I am often asked to explain the difference between a security compliance audit, a vulnerability assessment, and a penetration test. These exercises do many of the same things, but to a different degree. A security compliance audit is like a 5K fun run, where a vulnerabilty assessment is more like a marathon. A penetration test is an iron man competition.
In the course of my professional practice I work with many organizations and companies that are in government regulated industries or need to meet some sort of security compliance standard. If you take credit cards, for example, you need to meet the PCI-DSS compliance standard for cybersecurity operations. If you are in health care, then it is HIPAA-HITECH. If you are in the DOD supply chain, then it is NIST 800-171. For companies that work in these regulated spaces, becoming and remaining compliant is important.
But compliance is not security. Compliance standards are essentially a MINIMUM set of security requirements. The Titanic had the required minimum number of lifeboats. The o-rings for the space shuttle Challenger met a set of minimum standards too. Meeting minimum cybersecurity standards is not a guarantee that your company is secure, in fact meeting just the minimum pretty much guarantees that you are not secure. The reason for this is that government regulations and security compliance standards lag behind the current state of the cybersecurity environment. In other words, they are out of date.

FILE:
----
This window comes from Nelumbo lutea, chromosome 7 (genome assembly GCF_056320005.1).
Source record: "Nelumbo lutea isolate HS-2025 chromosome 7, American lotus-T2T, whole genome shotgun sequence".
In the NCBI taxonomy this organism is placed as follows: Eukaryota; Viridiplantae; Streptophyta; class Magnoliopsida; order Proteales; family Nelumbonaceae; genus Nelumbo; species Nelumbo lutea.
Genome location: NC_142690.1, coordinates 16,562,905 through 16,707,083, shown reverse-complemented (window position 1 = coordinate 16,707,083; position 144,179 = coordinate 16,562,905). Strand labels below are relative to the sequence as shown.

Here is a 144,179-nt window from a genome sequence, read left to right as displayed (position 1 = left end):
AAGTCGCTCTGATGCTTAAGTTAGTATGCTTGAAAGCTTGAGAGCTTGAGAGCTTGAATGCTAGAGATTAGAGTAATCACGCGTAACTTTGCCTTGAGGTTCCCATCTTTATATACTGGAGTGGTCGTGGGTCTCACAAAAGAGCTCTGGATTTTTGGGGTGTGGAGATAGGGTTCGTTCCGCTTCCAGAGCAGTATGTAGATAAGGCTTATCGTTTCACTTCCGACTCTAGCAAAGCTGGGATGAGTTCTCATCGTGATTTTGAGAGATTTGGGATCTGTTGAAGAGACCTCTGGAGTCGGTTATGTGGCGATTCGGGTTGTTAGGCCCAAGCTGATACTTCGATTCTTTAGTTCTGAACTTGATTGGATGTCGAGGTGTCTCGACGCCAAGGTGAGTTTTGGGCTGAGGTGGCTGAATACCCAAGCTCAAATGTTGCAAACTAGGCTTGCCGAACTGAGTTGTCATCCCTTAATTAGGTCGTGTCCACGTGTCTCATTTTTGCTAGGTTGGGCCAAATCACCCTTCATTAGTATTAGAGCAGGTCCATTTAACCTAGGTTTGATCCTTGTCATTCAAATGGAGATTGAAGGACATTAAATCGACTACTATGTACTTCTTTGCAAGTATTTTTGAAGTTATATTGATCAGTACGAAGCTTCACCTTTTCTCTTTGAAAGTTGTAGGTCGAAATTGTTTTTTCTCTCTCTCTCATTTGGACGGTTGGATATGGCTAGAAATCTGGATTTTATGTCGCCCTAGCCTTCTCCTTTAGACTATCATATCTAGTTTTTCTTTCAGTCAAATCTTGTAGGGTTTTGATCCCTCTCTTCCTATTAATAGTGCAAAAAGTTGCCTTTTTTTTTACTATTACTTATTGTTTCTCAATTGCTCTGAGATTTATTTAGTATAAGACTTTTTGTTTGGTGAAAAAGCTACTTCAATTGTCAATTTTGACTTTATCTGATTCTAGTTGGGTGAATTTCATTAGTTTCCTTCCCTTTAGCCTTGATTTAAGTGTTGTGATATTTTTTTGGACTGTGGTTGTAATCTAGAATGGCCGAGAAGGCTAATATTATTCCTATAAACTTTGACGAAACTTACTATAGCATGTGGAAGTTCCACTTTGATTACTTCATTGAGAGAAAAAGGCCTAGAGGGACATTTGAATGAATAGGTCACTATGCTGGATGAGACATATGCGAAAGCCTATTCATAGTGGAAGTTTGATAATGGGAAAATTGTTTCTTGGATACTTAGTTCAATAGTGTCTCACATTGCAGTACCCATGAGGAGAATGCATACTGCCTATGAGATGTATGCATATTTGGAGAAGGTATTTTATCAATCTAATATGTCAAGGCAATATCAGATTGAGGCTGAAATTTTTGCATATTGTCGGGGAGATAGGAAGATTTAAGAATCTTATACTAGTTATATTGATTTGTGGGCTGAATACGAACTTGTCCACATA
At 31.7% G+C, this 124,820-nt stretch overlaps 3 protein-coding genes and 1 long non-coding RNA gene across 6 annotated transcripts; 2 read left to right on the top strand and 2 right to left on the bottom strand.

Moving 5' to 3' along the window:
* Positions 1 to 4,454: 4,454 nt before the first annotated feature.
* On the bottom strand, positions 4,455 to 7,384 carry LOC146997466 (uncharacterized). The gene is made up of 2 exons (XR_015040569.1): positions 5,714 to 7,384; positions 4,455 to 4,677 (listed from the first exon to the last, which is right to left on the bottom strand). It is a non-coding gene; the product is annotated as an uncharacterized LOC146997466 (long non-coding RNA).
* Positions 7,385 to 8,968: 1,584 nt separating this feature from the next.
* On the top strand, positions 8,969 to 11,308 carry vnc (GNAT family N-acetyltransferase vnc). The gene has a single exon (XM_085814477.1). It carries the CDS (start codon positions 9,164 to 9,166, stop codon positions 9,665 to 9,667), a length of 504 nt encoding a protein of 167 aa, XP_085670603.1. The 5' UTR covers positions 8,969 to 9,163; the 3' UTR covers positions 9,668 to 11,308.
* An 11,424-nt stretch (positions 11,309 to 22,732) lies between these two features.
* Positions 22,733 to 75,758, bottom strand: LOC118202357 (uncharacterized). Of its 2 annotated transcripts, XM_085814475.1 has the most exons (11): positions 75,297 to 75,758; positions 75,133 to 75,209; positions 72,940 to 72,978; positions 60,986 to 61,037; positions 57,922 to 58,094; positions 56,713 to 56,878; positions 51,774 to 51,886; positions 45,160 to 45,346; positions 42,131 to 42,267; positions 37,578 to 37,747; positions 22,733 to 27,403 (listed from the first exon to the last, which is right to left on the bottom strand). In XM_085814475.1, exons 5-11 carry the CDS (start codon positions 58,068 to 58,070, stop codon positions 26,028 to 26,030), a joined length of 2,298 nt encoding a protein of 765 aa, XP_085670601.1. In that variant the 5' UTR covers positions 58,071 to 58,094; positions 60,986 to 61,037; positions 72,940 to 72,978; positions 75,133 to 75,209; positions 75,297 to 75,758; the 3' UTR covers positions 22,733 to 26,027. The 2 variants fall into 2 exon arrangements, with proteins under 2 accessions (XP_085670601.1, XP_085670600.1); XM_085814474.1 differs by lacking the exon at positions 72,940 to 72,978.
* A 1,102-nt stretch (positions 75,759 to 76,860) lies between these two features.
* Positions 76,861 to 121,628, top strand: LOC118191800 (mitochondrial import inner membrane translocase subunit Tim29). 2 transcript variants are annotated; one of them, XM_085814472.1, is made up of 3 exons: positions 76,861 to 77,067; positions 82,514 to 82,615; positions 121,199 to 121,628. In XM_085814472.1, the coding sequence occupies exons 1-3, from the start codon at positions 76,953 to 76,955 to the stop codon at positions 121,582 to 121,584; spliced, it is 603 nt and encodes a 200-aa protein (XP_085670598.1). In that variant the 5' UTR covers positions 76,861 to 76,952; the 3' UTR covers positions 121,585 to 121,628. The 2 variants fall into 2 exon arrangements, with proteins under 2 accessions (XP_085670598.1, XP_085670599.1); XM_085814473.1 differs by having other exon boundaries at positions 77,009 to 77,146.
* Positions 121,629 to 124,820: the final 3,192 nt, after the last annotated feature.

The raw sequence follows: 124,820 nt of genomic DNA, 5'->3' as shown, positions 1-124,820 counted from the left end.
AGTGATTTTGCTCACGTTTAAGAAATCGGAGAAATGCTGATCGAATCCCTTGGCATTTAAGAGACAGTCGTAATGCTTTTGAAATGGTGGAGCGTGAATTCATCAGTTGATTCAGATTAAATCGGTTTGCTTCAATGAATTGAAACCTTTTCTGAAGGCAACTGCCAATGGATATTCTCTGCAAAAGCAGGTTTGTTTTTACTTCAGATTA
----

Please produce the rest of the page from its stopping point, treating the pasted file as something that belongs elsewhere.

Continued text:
This is why I don’t give a damn about compliance. I am interested in helping my clients become truly as secure as possible, given their industry and budget. If I get you to a place of relatively high security, you will automatically meet whatever compliance standards that apply to your company.
I get the most resistance from the C-suite. If you are a CEO, cybersecurity does not move your metrics or help you with your quarterly bonus. CFOs generally hate cybersecurity because it is expensive, relatively speaking. Even CIOs can give push back, as budget dollars going to security initiatives generally come out of the budget for other IT initiatives that have a more direct impact on employee performance or customer satisfaction.
So let’s imagine for a minute that your company has suffered a serious cyber-breach, and client information is in the wild. Eye Witness News in parked in front of your building. Is this your message? “We are fully compliant with all industry security regulations but didn’t think it was important to spend the money to fully secure our network, so we got hacked anyway.”
There have been a few ritual beheadings of CEOs following breaches, lately. We also have seen it negatively impact an acquisition (Yahoo) and reduce the price the acquiring company finally paid. These issues do move metrics in the C-suite, or at least can get them engaged through self-interest.
So we are seeing cybersecurity become more important to company boards and senior managers. This is encouraging. For those of us who have made this our life’s work, we can only hope that this trend continues.